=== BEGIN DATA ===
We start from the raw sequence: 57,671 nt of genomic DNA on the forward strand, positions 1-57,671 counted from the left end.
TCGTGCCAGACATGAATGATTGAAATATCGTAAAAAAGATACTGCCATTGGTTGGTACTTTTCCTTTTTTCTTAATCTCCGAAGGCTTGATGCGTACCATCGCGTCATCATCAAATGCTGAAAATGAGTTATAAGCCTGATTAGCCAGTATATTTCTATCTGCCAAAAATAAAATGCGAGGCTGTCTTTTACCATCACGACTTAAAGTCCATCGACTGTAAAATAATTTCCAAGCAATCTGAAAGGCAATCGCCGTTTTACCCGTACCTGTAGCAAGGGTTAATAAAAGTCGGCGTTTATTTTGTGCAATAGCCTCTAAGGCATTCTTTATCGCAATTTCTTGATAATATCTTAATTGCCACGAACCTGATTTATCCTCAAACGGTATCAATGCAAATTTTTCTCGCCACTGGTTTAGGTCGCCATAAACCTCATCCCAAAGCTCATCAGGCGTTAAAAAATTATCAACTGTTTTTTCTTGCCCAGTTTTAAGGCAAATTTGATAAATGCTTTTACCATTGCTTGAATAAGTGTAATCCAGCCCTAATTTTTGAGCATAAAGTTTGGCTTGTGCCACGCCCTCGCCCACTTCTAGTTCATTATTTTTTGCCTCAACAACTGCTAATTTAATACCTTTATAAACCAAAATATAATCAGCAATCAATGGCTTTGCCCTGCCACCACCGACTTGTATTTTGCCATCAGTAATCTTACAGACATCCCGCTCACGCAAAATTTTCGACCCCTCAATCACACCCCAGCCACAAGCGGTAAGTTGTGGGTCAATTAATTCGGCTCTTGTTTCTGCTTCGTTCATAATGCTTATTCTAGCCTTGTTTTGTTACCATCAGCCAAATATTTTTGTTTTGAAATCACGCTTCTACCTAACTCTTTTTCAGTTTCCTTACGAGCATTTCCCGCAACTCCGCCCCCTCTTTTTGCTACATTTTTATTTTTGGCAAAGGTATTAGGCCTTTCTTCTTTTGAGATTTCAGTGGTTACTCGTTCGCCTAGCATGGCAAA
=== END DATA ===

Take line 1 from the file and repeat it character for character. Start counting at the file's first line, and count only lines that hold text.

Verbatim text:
We start from the raw sequence: 57,671 nt of genomic DNA on the forward strand, positions 1-57,671 counted from the left end.